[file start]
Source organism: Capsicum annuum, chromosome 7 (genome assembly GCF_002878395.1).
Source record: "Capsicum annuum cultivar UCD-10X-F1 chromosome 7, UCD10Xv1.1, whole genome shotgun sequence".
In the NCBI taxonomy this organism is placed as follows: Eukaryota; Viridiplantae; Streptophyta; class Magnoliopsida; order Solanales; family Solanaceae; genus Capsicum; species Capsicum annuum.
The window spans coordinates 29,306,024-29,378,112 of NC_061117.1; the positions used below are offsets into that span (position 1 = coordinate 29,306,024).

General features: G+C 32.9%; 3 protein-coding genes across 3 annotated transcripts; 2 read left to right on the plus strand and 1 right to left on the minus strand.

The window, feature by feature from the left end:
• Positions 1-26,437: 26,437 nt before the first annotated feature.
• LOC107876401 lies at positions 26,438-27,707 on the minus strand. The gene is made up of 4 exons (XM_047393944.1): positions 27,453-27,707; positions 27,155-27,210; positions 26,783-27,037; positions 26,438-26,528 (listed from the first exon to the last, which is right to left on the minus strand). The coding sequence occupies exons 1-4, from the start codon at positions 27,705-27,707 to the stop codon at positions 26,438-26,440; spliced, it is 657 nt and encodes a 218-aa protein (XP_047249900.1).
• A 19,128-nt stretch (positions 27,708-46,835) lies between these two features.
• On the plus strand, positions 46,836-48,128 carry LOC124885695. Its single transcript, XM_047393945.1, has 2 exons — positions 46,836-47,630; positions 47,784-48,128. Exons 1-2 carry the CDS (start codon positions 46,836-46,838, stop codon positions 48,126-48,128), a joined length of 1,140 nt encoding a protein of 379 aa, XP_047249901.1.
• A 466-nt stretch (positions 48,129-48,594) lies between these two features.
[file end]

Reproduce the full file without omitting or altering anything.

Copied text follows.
Source organism: Capsicum annuum, chromosome 7 (genome assembly GCF_002878395.1).
Source record: "Capsicum annuum cultivar UCD-10X-F1 chromosome 7, UCD10Xv1.1, whole genome shotgun sequence".
In the NCBI taxonomy this organism is placed as follows: Eukaryota; Viridiplantae; Streptophyta; class Magnoliopsida; order Solanales; family Solanaceae; genus Capsicum; species Capsicum annuum.
The window spans coordinates 29,306,024-29,378,112 of NC_061117.1; the positions used below are offsets into that span (position 1 = coordinate 29,306,024).

General features: G+C 32.9%; 3 protein-coding genes across 3 annotated transcripts; 2 read left to right on the plus strand and 1 right to left on the minus strand.

The window, feature by feature from the left end:
• Positions 1-26,437: 26,437 nt before the first annotated feature.
• LOC107876401 lies at positions 26,438-27,707 on the minus strand. The gene is made up of 4 exons (XM_047393944.1): positions 27,453-27,707; positions 27,155-27,210; positions 26,783-27,037; positions 26,438-26,528 (listed from the first exon to the last, which is right to left on the minus strand). The coding sequence occupies exons 1-4, from the start codon at positions 27,705-27,707 to the stop codon at positions 26,438-26,440; spliced, it is 657 nt and encodes a 218-aa protein (XP_047249900.1).
• A 19,128-nt stretch (positions 27,708-46,835) lies between these two features.
• On the plus strand, positions 46,836-48,128 carry LOC124885695. Its single transcript, XM_047393945.1, has 2 exons — positions 46,836-47,630; positions 47,784-48,128. Exons 1-2 carry the CDS (start codon positions 46,836-46,838, stop codon positions 48,126-48,128), a joined length of 1,140 nt encoding a protein of 379 aa, XP_047249901.1.
• A 466-nt stretch (positions 48,129-48,594) lies between these two features.